Rating: ***

Podcasts of the Two Weeks Ending March 27


Best of the Left :: Democracy Under Siege

Republicans are attacking the right to vote in order to retain power and maintain white supremacist fascism.

Code Switch :: Lonnie Bunch And The ‘Museum Of No’

An interview with the first Black Secretary of the Smithsonian Institution focusing on his work in bringing the National Museum of African American History and Culture to fruition.

Have You Heard? ::  What They’ve Lost

Boston Public Schools students talk about their experiences of the COVID-19 pandemic and not being able to attend school in person. Also includes a good discussion of why the focus on “learning loss” only adds to the trauma rather than addressing students’ real problems.

Hub History :: Disaster at Bussey Bridge

134 years ago, corporate malfeasance lead to the death and dismemberment of several railway commuters at a site not far from where I live today.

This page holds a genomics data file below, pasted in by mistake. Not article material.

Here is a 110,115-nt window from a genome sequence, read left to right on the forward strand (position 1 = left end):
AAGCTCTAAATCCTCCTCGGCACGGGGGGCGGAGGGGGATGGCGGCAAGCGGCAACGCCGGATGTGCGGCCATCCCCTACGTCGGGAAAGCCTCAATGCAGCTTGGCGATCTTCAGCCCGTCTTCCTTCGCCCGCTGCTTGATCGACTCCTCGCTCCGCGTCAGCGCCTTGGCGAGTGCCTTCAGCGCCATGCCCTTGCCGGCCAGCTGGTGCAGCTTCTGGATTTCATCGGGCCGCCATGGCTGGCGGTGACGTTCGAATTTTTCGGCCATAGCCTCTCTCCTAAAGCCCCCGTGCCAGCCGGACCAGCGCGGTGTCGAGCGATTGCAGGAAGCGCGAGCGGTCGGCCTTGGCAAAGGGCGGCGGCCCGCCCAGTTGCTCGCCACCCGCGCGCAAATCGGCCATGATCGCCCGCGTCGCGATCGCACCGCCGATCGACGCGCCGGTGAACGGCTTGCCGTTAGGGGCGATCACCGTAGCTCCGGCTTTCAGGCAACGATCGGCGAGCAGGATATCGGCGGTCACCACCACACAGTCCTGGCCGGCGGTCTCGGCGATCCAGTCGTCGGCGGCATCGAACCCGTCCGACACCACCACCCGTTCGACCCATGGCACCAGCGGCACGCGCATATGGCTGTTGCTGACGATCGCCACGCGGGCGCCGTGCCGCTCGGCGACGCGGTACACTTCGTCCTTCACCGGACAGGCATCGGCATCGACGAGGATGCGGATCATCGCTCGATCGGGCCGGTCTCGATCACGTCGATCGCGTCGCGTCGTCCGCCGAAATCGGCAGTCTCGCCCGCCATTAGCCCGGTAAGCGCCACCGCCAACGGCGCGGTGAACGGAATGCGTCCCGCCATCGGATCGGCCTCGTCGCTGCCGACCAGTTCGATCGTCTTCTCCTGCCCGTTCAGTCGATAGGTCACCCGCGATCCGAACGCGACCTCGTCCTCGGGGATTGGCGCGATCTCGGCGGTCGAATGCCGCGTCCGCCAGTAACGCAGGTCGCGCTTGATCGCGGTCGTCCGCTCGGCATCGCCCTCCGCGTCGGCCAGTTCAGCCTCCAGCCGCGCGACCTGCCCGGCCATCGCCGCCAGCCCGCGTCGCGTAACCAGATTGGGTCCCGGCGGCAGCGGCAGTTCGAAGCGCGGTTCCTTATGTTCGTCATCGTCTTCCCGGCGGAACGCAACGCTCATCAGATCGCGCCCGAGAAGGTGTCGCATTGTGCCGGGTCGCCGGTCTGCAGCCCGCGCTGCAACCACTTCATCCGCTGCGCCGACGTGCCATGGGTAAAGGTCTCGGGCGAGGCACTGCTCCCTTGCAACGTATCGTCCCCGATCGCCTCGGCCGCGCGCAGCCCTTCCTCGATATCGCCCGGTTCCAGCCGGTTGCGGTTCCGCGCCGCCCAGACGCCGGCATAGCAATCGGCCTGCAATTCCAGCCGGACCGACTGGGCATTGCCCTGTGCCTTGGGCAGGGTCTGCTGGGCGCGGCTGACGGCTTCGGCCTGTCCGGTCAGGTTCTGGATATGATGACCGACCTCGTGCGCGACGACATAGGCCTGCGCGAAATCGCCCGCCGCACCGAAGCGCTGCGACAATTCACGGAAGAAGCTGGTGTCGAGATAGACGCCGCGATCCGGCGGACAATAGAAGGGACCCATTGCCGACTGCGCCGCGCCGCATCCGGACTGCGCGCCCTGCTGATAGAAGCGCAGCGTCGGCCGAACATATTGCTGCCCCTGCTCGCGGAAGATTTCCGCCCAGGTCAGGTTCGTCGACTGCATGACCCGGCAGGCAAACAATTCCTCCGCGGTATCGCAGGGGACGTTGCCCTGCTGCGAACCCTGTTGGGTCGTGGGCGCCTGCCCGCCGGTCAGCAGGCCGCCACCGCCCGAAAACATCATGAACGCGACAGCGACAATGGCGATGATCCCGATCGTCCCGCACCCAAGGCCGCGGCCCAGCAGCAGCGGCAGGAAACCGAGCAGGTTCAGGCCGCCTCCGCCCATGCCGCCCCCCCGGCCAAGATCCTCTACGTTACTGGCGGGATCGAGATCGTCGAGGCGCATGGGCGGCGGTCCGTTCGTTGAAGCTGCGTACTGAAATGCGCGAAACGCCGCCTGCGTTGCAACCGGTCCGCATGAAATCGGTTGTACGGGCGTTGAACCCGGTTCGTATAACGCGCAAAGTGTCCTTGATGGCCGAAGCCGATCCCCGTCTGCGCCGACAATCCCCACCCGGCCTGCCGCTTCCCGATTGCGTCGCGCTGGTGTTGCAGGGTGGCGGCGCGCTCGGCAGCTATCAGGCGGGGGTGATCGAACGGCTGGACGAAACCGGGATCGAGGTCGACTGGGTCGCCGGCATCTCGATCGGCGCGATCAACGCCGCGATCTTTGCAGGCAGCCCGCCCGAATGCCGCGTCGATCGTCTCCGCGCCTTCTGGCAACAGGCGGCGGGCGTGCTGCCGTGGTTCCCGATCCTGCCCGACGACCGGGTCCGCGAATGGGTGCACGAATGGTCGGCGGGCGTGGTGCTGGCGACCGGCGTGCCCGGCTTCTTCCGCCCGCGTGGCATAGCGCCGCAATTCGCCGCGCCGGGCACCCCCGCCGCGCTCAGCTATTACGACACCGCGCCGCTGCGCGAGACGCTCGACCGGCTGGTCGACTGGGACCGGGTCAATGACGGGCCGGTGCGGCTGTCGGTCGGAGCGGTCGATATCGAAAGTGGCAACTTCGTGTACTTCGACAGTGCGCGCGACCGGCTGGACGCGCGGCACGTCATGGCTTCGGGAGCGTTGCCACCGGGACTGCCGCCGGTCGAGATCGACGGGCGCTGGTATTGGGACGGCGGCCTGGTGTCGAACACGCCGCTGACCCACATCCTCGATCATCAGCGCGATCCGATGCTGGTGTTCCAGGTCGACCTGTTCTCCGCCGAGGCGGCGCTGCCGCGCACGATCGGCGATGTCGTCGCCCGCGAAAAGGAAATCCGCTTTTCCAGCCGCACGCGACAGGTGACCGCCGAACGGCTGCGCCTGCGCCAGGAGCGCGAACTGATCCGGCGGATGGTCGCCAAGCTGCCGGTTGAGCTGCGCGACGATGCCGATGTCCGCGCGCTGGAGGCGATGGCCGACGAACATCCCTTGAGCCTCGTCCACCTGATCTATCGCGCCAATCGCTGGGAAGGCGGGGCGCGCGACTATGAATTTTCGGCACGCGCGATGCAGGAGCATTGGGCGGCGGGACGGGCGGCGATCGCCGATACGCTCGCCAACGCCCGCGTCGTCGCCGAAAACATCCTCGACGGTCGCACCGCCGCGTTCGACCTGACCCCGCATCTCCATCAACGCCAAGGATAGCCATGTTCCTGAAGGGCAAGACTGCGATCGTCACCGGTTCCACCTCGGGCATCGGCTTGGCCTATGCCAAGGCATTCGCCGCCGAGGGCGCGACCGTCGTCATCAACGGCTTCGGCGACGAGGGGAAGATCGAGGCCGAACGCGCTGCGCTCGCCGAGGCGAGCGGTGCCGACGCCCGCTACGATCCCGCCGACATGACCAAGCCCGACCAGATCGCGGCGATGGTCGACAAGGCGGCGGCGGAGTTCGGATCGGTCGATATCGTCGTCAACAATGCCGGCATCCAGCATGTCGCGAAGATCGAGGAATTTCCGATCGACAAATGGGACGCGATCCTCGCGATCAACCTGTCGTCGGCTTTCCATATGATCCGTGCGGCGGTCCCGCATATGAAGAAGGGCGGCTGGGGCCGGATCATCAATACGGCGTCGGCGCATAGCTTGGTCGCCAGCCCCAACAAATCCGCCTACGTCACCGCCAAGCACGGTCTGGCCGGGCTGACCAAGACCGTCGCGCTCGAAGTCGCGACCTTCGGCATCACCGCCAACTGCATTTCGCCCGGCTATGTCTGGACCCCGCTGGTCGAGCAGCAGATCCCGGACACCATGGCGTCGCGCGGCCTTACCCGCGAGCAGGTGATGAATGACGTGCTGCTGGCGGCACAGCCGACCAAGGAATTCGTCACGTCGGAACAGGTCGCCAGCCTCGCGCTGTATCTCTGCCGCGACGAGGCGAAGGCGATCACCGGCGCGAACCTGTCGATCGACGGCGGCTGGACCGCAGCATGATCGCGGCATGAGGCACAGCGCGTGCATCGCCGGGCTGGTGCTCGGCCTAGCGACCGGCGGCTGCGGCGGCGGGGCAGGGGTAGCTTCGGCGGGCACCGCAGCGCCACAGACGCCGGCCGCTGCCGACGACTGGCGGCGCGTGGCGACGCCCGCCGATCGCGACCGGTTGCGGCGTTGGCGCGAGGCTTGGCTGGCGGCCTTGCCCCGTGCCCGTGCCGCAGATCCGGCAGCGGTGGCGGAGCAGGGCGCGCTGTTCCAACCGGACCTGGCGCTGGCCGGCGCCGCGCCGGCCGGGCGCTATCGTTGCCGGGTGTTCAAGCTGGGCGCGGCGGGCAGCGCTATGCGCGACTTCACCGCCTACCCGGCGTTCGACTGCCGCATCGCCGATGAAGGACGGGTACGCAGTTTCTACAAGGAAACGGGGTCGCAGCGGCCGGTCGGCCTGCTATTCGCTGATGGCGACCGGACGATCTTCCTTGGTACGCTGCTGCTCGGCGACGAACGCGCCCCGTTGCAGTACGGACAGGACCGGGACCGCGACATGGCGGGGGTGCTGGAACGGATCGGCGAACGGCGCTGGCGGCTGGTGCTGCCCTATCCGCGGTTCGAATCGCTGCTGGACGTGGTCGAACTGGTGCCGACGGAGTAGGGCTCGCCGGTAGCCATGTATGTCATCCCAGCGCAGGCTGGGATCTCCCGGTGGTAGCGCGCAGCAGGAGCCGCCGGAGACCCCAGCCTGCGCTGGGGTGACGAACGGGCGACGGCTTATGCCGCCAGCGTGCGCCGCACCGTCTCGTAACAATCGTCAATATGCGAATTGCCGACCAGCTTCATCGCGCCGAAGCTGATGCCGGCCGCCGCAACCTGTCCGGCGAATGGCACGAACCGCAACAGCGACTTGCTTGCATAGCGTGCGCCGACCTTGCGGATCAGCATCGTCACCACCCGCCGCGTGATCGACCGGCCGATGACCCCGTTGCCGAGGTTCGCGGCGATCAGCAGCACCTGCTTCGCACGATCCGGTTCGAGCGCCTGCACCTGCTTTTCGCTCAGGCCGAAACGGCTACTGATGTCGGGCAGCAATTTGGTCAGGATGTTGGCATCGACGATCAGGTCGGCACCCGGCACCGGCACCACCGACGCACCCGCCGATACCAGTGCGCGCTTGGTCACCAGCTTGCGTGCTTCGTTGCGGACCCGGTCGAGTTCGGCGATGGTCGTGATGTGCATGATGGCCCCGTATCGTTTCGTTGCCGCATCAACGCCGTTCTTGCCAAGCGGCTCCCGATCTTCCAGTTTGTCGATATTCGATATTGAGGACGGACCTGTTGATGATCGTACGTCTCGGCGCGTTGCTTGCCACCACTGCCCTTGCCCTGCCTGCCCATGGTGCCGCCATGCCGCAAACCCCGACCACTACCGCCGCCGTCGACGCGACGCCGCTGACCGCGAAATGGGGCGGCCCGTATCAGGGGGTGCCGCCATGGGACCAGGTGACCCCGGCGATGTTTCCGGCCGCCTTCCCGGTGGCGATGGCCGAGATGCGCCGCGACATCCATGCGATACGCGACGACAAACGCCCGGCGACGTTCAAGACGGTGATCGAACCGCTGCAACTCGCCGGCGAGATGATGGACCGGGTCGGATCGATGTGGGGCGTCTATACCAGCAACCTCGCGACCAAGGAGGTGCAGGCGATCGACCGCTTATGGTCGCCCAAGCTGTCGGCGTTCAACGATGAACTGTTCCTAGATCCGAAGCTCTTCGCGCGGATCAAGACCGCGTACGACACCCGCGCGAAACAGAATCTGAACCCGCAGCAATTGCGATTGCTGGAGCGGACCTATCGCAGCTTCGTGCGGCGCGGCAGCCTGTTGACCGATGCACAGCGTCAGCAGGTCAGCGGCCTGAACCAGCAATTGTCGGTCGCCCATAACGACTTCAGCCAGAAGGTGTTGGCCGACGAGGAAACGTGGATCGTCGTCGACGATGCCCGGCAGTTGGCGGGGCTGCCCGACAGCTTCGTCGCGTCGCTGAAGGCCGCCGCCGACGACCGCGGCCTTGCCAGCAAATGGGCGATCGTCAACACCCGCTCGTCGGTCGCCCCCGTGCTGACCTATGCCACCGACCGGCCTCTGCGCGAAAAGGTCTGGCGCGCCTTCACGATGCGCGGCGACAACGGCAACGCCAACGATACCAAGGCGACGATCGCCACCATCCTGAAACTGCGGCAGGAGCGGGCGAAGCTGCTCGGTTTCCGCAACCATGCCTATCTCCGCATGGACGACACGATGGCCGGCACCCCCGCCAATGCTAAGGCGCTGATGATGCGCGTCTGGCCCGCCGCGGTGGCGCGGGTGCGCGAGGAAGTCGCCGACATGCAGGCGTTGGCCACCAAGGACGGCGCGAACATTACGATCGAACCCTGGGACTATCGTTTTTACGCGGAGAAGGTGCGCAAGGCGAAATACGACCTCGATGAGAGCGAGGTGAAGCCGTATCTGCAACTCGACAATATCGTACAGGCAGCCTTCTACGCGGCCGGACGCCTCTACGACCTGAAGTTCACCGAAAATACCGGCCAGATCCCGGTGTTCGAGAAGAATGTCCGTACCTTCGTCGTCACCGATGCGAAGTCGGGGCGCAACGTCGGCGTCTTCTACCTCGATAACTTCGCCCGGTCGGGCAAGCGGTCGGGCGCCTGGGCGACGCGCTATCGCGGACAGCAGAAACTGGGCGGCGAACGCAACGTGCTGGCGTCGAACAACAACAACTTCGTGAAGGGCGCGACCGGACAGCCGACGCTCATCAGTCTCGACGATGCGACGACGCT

Planet Money :: The Even More Minimum Wage

The history of the tipped minimum wage and how it maintains inequality. I was particularly stunned by how tipped employment is often the first jobs for young women and that it conditions them to accept sexual harassment in order to get tips.

Seizing Freedom :: Interview: Rhiannon Giddens

For the second POTW post in a row I’ve found a fascinating podcast about the banjo in Black music, this time an interview with the contemporary folk musician Rhiannon Giddens.

This American Life :: The Campus Tour Has Been Cancelled

Many colleges and universities have suspended using the SATs and other standardized tests for admissions because of the COVID pandemic. Tests like these have a gatekeeping effect and this podcast explores how their absence can open up college opportunities for poor, BIPOC, and first-generation applicants.

Throughline :: Chaos

Stories of humanity and chaos, including the real life The Lord of the Flies.

Twenty Thousand Hertz :: 20th Century Fox

The composition and history of the deceptively simple 20th Century Fox fanfare.

The War on Cars :: Jamelle Bouie Has Seen the Future of Transportation

Journalist Jamelle Bouie talks about his experience using an electric bike in Charlottesville, VA and the future of transportation and housing in the United States.

Running Tally of Podcast of the Week Awards for 2021